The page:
Intentional networking: Be more strategic with 3 simple steps


Intentional networking: Be more strategic with 3 simple steps

Tap into fresh networking techniques that can help you connect with the right people to bring new perspectives, broader expertise, competitive intelligence, and more value to your firm and clients.

Most professionals view networking as a necessary skill for meeting new people. But there’s more to it. Learn how you (and your firm) can maximize the benefits of networking by taking a more strategic and focused approach. These techniques can take you further, faster.

1. Clarify your goals

Your connections with centers of influence can do more than drum up business leads. By casting a wider net through your networking, you can bring new dimensions of value and intelligence to strengthen your firm. Consider what issues your firm may be wrestling with and how you could gain new input or answers by reaching out to the right people in the right ways.

To recruit top talent:

  • Network with your peers to learn what other firms look for in applicants, where they find them, what incentives they offer them, and which skills your competitors are bringing on board. All of this helps you stay plugged in to emerging trends and opportunities beyond your walls.
  • Reach out to your existing network for warm leads on promising talent. Your connections can help you break into new social circles and get beyond a resumé to determine whether an applicant is the right fit.

To gain new expertise: 

  • Connect with experts whose skills complement yours so that you'll have a steady stream of valuable and fresh perspectives informing your work. This input can help hone your firm's operations, expand your approach to client service, or help you appeal to new investors.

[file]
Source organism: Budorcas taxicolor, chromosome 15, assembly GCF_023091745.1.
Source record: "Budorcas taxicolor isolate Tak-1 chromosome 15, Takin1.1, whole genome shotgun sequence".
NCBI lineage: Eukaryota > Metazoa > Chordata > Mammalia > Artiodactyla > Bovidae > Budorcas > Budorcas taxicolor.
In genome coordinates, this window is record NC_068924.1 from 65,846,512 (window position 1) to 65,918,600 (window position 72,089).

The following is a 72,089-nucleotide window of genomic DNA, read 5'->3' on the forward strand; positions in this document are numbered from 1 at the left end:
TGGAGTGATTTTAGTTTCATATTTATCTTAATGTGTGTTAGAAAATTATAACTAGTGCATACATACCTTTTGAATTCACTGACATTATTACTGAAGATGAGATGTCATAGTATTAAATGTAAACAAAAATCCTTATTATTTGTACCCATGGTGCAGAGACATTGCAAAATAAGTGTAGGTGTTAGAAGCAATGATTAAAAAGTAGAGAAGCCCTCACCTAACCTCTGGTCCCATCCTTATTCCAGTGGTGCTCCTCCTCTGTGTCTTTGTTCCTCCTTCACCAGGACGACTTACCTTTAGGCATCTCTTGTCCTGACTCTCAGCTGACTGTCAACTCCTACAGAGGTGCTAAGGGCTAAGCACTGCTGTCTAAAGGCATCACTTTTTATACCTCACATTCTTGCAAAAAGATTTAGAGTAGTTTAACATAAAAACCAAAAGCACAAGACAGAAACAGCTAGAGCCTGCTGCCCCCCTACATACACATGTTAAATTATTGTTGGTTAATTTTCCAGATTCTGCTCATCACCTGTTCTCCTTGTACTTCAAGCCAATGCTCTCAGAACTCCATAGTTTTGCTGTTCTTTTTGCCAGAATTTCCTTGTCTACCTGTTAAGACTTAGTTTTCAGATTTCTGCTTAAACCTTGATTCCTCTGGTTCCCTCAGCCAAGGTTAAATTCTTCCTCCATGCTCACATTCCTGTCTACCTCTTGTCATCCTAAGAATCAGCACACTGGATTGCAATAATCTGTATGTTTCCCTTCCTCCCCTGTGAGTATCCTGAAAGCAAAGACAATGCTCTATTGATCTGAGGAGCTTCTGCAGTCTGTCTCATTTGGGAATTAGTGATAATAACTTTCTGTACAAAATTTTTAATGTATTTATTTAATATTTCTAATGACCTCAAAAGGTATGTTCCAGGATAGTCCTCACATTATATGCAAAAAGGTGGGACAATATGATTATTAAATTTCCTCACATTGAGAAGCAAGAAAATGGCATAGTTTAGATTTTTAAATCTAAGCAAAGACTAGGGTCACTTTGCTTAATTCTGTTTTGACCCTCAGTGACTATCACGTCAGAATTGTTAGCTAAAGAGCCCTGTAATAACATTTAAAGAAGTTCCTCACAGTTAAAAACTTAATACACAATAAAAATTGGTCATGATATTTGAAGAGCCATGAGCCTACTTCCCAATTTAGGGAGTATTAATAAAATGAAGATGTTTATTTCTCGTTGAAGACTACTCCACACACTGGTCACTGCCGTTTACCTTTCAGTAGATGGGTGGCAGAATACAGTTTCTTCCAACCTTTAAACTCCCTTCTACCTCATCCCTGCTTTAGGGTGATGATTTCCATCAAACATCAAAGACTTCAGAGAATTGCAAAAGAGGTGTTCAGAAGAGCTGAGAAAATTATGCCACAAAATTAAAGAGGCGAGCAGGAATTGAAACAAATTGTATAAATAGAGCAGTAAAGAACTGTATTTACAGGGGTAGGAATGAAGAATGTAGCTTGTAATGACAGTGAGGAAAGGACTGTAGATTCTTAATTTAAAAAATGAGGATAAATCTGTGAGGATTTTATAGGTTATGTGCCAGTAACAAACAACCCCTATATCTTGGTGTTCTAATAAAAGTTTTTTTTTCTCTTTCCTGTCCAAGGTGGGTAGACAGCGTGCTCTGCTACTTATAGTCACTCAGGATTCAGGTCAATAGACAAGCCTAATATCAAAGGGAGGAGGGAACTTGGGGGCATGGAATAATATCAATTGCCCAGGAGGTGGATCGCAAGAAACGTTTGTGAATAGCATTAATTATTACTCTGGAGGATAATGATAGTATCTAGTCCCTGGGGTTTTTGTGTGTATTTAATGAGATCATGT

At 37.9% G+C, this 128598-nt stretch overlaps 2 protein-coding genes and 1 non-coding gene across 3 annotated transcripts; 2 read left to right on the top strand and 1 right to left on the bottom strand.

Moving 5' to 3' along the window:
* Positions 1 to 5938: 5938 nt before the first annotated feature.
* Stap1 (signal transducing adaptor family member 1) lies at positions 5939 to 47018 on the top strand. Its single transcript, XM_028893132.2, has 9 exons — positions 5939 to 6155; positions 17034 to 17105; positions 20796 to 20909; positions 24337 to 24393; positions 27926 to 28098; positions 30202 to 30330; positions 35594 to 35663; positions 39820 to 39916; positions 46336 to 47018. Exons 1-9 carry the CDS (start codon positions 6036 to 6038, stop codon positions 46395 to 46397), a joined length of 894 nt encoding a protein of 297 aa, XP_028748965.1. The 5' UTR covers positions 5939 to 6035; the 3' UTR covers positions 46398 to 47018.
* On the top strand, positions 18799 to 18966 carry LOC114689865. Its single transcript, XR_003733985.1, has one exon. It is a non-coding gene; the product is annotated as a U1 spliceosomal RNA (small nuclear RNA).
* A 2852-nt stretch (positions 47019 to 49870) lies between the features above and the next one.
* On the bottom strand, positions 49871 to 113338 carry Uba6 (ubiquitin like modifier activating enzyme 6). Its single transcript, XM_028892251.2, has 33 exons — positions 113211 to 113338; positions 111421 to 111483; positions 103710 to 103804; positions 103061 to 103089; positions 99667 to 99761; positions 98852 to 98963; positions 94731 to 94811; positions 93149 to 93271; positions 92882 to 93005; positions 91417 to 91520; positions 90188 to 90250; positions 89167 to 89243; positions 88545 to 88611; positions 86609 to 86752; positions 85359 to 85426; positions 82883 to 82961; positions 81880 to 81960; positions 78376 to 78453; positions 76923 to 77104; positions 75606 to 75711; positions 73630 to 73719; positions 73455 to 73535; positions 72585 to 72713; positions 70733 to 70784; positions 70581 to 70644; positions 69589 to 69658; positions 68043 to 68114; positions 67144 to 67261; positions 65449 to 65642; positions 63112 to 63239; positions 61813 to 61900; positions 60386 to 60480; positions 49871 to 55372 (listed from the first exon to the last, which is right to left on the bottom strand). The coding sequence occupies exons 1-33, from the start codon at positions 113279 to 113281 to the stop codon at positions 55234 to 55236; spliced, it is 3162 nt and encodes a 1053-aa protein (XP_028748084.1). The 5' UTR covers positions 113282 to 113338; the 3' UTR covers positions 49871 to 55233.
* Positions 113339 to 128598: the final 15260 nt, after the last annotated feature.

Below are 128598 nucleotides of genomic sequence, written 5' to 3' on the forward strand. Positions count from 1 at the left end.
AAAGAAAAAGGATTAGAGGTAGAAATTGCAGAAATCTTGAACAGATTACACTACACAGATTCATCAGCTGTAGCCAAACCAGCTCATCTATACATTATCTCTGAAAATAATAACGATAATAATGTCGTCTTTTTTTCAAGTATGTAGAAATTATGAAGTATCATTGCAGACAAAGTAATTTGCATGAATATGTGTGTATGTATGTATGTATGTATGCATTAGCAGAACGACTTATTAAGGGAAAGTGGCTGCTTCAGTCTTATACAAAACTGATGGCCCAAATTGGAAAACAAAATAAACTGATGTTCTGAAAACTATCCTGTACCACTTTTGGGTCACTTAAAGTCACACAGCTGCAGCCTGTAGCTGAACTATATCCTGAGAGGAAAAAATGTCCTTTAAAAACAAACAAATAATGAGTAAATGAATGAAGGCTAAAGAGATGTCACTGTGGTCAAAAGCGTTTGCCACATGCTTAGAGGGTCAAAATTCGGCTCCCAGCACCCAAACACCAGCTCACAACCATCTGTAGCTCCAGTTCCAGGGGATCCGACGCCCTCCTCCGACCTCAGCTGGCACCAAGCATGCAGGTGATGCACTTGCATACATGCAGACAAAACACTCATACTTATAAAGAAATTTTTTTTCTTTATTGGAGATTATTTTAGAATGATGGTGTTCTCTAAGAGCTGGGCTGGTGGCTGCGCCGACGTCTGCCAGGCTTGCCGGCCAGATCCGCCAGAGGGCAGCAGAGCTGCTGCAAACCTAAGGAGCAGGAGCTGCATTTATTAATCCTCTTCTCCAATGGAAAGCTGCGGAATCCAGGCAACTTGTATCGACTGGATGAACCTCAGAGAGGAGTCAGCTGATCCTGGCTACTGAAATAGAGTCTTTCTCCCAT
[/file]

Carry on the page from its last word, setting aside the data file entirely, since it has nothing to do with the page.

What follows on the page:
• Solve unfamiliar or complex problems by reaching out to consultants, vendors, or advisors at other firms who are likely to have experienced those same issues.

To broaden your network: 

  • Meet with nontraditional centers of influence—such as community leaders, real estate agents, or even life coaches—who can help you break into new networks and land new referrals.
  • Schedule calendar reminders to touch base with your existing network for introductions to the types of professionals you're trying to reach.

2. Match your outreach to the occasion

Every interaction with another professional is an opportunity to grow your network. You can get better results in less time by finding the best approach for connecting in each specific situation, whether it's at an industry conference or on your LinkedIn feed.

To get more out of event experiences:

  • Determine the topics you want to explore (e.g., new products or skills) and the people you most want to meet (e.g., new talent, thought partners, tech experts).
  • Invite other attendees to compare notes or discuss the sessions.
  • If you're offered a business card, snap a photo of it with your phone to build a digital library of contacts. That way you'll ensure you won't lose anyone's information.
  • Create your own content—for blogs, Twitter, or LinkedIn—based on insights from keynote presentations or breakout sessions. Sharing knowledge and adding your commentary can help elevate your expertise within your existing network and capture the attention of new connections who are interested in similar topics.

Are you prepared to maximize your time at events?